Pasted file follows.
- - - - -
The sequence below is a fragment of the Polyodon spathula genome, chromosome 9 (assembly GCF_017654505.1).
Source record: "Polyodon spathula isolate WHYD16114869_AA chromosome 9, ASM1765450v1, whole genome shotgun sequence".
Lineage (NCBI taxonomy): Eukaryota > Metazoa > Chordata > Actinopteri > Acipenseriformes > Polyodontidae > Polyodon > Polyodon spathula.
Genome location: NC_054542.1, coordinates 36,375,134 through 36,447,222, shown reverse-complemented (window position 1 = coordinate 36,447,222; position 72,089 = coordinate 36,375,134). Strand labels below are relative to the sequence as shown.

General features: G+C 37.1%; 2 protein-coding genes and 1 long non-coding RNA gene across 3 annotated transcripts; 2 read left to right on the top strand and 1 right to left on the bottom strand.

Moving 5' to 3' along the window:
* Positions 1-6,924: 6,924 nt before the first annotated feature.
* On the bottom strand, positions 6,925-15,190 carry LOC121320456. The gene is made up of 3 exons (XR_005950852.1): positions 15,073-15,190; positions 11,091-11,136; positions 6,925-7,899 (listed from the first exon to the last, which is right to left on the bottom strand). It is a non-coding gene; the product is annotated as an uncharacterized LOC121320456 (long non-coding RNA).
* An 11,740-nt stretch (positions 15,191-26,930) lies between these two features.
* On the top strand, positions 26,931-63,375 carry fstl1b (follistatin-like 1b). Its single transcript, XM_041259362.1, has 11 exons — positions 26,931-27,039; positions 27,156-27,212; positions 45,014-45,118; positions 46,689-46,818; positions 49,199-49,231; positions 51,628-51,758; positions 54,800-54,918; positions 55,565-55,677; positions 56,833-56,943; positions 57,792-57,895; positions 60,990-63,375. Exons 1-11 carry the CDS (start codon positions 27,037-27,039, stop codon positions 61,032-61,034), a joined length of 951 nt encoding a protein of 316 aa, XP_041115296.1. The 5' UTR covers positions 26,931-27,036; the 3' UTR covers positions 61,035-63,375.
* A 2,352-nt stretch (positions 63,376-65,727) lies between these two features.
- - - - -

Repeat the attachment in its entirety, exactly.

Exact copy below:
The sequence below is a fragment of the Polyodon spathula genome, chromosome 9 (assembly GCF_017654505.1).
Source record: "Polyodon spathula isolate WHYD16114869_AA chromosome 9, ASM1765450v1, whole genome shotgun sequence".
Lineage (NCBI taxonomy): Eukaryota > Metazoa > Chordata > Actinopteri > Acipenseriformes > Polyodontidae > Polyodon > Polyodon spathula.
Genome location: NC_054542.1, coordinates 36,375,134 through 36,447,222, shown reverse-complemented (window position 1 = coordinate 36,447,222; position 72,089 = coordinate 36,375,134). Strand labels below are relative to the sequence as shown.

General features: G+C 37.1%; 2 protein-coding genes and 1 long non-coding RNA gene across 3 annotated transcripts; 2 read left to right on the top strand and 1 right to left on the bottom strand.

Moving 5' to 3' along the window:
* Positions 1-6,924: 6,924 nt before the first annotated feature.
* On the bottom strand, positions 6,925-15,190 carry LOC121320456. The gene is made up of 3 exons (XR_005950852.1): positions 15,073-15,190; positions 11,091-11,136; positions 6,925-7,899 (listed from the first exon to the last, which is right to left on the bottom strand). It is a non-coding gene; the product is annotated as an uncharacterized LOC121320456 (long non-coding RNA).
* An 11,740-nt stretch (positions 15,191-26,930) lies between these two features.
* On the top strand, positions 26,931-63,375 carry fstl1b (follistatin-like 1b). Its single transcript, XM_041259362.1, has 11 exons — positions 26,931-27,039; positions 27,156-27,212; positions 45,014-45,118; positions 46,689-46,818; positions 49,199-49,231; positions 51,628-51,758; positions 54,800-54,918; positions 55,565-55,677; positions 56,833-56,943; positions 57,792-57,895; positions 60,990-63,375. Exons 1-11 carry the CDS (start codon positions 27,037-27,039, stop codon positions 61,032-61,034), a joined length of 951 nt encoding a protein of 316 aa, XP_041115296.1. The 5' UTR covers positions 26,931-27,036; the 3' UTR covers positions 61,035-63,375.
* A 2,352-nt stretch (positions 63,376-65,727) lies between these two features.